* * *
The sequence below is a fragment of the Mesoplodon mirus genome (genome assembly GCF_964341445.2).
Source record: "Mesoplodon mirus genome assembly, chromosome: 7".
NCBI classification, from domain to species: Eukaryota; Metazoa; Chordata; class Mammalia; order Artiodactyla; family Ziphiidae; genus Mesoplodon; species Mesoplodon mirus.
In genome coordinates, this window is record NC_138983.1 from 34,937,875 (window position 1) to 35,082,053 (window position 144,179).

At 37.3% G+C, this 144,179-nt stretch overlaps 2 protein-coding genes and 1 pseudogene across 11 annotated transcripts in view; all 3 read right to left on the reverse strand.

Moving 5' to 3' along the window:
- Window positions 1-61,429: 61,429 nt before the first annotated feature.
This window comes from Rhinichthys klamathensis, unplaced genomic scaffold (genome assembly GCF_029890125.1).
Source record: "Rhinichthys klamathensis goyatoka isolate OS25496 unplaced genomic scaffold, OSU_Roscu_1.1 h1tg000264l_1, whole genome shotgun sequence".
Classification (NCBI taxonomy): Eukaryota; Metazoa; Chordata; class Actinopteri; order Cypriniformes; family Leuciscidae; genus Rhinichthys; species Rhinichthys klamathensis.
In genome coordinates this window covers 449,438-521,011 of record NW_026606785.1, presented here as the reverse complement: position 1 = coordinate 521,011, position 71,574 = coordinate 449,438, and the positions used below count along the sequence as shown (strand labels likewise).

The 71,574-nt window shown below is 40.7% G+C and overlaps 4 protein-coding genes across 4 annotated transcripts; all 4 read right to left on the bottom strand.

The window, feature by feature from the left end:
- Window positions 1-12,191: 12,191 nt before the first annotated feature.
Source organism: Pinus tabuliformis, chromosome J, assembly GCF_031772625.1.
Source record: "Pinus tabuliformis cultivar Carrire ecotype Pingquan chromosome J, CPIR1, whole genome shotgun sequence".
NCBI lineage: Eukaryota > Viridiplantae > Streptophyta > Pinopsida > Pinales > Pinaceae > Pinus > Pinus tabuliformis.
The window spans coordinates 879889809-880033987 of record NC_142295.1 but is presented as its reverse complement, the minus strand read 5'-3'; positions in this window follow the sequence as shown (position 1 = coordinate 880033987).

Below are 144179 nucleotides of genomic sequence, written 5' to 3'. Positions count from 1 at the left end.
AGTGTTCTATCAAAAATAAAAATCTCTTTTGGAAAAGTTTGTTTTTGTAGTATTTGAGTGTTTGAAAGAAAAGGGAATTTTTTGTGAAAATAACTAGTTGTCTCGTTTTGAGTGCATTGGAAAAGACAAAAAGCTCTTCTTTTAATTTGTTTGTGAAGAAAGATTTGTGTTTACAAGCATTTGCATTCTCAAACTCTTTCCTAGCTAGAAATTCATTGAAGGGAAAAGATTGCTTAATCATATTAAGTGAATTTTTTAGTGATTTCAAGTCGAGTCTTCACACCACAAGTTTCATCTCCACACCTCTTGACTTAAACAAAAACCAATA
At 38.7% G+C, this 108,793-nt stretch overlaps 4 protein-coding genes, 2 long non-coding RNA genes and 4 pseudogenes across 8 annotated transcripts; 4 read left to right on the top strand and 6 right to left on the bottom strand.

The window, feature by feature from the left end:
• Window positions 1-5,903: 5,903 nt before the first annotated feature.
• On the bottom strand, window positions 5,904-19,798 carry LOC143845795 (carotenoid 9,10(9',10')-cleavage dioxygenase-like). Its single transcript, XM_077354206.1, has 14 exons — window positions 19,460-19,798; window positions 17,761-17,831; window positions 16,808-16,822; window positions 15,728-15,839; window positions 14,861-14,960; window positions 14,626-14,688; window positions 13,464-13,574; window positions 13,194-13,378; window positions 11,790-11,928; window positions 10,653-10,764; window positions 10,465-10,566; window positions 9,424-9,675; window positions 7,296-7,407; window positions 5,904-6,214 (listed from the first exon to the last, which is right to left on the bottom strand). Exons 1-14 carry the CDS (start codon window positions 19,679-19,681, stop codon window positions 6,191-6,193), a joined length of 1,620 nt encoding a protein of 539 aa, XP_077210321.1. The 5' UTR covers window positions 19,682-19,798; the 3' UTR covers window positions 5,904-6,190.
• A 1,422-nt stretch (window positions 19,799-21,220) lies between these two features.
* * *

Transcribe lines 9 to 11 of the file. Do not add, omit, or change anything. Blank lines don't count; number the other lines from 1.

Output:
Source record: "Rhinichthys klamathensis goyatoka isolate OS25496 unplaced genomic scaffold, OSU_Roscu_1.1 h1tg000264l_1, whole genome shotgun sequence".
Classification (NCBI taxonomy): Eukaryota; Metazoa; Chordata; class Actinopteri; order Cypriniformes; family Leuciscidae; genus Rhinichthys; species Rhinichthys klamathensis.
In genome coordinates this window covers 449,438-521,011 of record NW_026606785.1, presented here as the reverse complement: position 1 = coordinate 521,011, position 71,574 = coordinate 449,438, and the positions used below count along the sequence as shown (strand labels likewise).